In fact, while recently delivering a series of strategic Executive team events (‘custom-made’ for each client of course – that is the Maier way after all) we began to notice an emerging pattern. It seems that when it comes to the C-suite, problems are often not made for sharing. With HOT (honesty, openness and trust) being one of our markers, what stood out during the sessions was that even the most gifted and enlightened of Execs still feel the need to hive off functional issues to be dealt with later behind the proverbial ‘closed doors’, often with minimal input from colleagues.

What may seem mundane and trivial on the surface can prove to be something of a chronic distraction –  more often than not these departmental conundrums have a much wider impact than we realise. With meeting agendas already bursting at the seams and top teams having to work at hyper-speed to stay ahead of complex change curves, it’s easy to understand why Exec members don’t always bring problems to the board table. And let’s not forget, for most of us ‘going public’ with problems, even when not of our making but certainly within our remit, often takes guts and a good dash of bravery.

Team-powered problem solving

The big message here is ‘you don’t have to do it all on your own’, in fact, it’s better if you don’t!

“Tricky problems must be shaped before they can be solved. To start that process, and stimulate novel thinking, leaders should look through multiple lenses.”

The value of ‘team-powered problem solving’ is in the diversity of approaches it brings to unravelling difficult issues. The ‘what-ifs’ become ‘so-whats’ because the combined efforts of a team inevitably generate more options and ideas than any single individual, no matter how talented or experienced, ever could. A great example of this was during a recent event we facilitated where an Exec member happened to share a problem she’d been having with a particular team of hers as part of a HOT development session. The collective input and ideas from everyone else in the Exec team proved invaluable, not only in terms of offering varying perspectives but also in confirming their support. By the end of the session a plan of action had been drawn up and wheels already set in motion.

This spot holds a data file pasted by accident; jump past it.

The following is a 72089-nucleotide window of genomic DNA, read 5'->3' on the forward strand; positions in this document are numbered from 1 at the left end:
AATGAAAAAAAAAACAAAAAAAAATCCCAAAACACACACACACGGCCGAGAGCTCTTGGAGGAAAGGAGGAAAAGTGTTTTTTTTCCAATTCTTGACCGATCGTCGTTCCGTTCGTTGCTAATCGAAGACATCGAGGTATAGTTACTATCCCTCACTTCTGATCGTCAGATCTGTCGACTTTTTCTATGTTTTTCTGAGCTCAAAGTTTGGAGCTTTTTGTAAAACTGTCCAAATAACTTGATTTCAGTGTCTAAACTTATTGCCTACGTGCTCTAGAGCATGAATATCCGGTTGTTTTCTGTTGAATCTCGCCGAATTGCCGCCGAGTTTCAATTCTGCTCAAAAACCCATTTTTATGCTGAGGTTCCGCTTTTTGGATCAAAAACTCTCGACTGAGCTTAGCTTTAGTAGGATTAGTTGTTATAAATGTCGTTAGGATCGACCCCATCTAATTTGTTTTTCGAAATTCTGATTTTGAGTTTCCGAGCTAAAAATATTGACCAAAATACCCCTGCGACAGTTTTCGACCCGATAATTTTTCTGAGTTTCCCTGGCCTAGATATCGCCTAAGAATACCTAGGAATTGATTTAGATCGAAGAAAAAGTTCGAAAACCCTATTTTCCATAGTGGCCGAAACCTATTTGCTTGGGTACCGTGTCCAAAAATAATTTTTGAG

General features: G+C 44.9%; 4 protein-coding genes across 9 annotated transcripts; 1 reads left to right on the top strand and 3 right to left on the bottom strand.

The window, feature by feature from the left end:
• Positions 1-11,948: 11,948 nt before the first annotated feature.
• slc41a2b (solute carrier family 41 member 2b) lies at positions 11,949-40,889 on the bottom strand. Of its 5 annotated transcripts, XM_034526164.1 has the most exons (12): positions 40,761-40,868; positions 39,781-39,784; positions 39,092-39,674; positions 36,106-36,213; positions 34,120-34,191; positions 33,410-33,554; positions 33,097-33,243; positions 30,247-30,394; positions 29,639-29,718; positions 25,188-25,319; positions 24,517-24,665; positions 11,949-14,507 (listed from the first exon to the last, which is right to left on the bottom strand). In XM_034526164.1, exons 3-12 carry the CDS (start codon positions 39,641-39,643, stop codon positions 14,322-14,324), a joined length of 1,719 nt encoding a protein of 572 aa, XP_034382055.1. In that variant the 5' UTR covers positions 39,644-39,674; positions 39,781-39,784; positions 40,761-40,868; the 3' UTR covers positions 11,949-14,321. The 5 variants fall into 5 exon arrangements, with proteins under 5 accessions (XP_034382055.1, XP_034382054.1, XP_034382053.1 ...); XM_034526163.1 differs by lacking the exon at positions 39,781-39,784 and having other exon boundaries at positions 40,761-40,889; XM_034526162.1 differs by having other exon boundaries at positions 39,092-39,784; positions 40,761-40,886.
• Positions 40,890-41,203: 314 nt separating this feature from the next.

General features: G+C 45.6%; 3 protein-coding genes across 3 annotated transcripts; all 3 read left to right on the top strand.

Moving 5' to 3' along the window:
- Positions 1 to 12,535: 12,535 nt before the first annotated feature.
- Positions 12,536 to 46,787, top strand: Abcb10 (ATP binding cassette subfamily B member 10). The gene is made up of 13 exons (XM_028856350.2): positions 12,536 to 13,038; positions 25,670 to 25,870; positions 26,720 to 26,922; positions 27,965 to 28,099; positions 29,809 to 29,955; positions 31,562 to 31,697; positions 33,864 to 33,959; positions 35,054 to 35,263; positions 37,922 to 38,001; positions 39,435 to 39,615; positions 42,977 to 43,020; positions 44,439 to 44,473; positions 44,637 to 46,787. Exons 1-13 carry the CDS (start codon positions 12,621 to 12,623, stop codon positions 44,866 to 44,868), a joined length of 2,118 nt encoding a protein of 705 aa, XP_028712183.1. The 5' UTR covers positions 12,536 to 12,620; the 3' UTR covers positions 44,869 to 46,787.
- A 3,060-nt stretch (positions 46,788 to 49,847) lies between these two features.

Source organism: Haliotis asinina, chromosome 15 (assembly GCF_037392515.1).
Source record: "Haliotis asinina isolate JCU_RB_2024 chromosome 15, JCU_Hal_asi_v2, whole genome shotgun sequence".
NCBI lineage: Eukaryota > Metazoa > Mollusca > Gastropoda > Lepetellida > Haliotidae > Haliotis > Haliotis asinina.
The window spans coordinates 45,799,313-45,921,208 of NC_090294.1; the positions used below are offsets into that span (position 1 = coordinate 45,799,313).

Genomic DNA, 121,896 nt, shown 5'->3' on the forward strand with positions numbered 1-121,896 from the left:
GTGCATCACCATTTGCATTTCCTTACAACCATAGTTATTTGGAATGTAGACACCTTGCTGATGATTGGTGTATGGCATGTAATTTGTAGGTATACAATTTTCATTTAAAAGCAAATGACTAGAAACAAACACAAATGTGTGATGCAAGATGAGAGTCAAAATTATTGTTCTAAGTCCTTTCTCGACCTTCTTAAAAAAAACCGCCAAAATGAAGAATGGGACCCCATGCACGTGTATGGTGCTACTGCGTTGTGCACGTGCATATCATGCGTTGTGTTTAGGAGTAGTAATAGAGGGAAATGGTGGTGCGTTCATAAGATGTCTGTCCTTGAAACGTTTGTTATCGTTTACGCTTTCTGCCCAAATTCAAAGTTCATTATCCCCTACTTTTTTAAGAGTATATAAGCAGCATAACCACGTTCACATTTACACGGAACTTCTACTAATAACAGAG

Then there’s the collective learning and shared support to add into the equation – solutions might be simple but that doesn’t always make them easy to implement and knowing you have a team behind you, all invested in your success, makes any challenge more manageable.

This approach isn’t just for the ‘here and now’ – similar tactics  can be used when looking ahead, in avoiding anticipated problems and identifying potential ‘bumps in the road’. To find out more, contact us.

Inspiring spaces 

On the subject of problem solving, a change of scene can be hugely beneficial in providing the right environment for open and honest conversation, along with increasing productivity levels and simply getting the creative juices flowing.

Over the past 20 years we’ve had the privilege of working in some truly amazing spaces, but our standout venue so far this Summer has to be the Turner Contemporary in Margate.  It provided the perfect setting for this Executive group to reflect, to take time out in thinking that bit more creatively around what’s front of mind and enjoy exploring some new possibilities.